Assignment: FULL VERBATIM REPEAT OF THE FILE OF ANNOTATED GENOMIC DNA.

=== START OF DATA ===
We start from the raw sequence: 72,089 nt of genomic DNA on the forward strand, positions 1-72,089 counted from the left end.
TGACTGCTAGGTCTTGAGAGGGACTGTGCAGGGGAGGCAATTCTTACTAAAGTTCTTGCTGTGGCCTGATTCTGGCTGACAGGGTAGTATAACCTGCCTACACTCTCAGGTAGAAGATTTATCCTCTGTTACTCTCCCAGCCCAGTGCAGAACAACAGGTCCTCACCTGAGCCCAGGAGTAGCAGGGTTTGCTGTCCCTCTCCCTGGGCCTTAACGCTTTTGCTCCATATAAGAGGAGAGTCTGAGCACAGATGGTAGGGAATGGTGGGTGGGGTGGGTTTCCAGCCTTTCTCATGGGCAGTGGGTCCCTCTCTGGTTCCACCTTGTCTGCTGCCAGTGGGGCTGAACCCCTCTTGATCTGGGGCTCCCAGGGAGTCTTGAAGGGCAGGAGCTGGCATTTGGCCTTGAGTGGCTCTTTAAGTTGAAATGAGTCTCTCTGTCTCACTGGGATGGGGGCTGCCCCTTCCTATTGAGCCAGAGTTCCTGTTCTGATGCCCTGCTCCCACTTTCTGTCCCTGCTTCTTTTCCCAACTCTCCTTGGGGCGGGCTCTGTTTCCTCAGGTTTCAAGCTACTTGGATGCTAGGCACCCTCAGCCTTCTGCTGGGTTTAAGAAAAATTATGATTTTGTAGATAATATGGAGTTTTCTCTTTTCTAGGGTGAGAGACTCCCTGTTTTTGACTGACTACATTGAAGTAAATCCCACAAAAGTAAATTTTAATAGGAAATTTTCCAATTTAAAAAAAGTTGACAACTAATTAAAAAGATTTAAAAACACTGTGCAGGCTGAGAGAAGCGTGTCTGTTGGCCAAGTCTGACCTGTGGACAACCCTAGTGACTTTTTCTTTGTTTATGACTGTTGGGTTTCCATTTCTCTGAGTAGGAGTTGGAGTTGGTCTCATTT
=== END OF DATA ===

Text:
We start from the raw sequence: 72,089 nt of genomic DNA on the forward strand, positions 1-72,089 counted from the left end.
TGACTGCTAGGTCTTGAGAGGGACTGTGCAGGGGAGGCAATTCTTACTAAAGTTCTTGCTGTGGCCTGATTCTGGCTGACAGGGTAGTATAACCTGCCTACACTCTCAGGTAGAAGATTTATCCTCTGTTACTCTCCCAGCCCAGTGCAGAACAACAGGTCCTCACCTGAGCCCAGGAGTAGCAGGGTTTGCTGTCCCTCTCCCTGGGCCTTAACGCTTTTGCTCCATATAAGAGGAGAGTCTGAGCACAGATGGTAGGGAATGGTGGGTGGGGTGGGTTTCCAGCCTTTCTCATGGGCAGTGGGTCCCTCTCTGGTTCCACCTTGTCTGCTGCCAGTGGGGCTGAACCCCTCTTGATCTGGGGCTCCCAGGGAGTCTTGAAGGGCAGGAGCTGGCATTTGGCCTTGAGTGGCTCTTTAAGTTGAAATGAGTCTCTCTGTCTCACTGGGATGGGGGCTGCCCCTTCCTATTGAGCCAGAGTTCCTGTTCTGATGCCCTGCTCCCACTTTCTGTCCCTGCTTCTTTTCCCAACTCTCCTTGGGGCGGGCTCTGTTTCCTCAGGTTTCAAGCTACTTGGATGCTAGGCACCCTCAGCCTTCTGCTGGGTTTAAGAAAAATTATGATTTTGTAGATAATATGGAGTTTTCTCTTTTCTAGGGTGAGAGACTCCCTGTTTTTGACTGACTACATTGAAGTAAATCCCACAAAAGTAAATTTTAATAGGAAATTTTCCAATTTAAAAAAAGTTGACAACTAATTAAAAAGATTTAAAAACACTGTGCAGGCTGAGAGAAGCGTGTCTGTTGGCCAAGTCTGACCTGTGGACAACCCTAGTGACTTTTTCTTTGTTTATGACTGTTGGGTTTCCATTTCTCTGAGTAGGAGTTGGAGTTGGTCTCATTT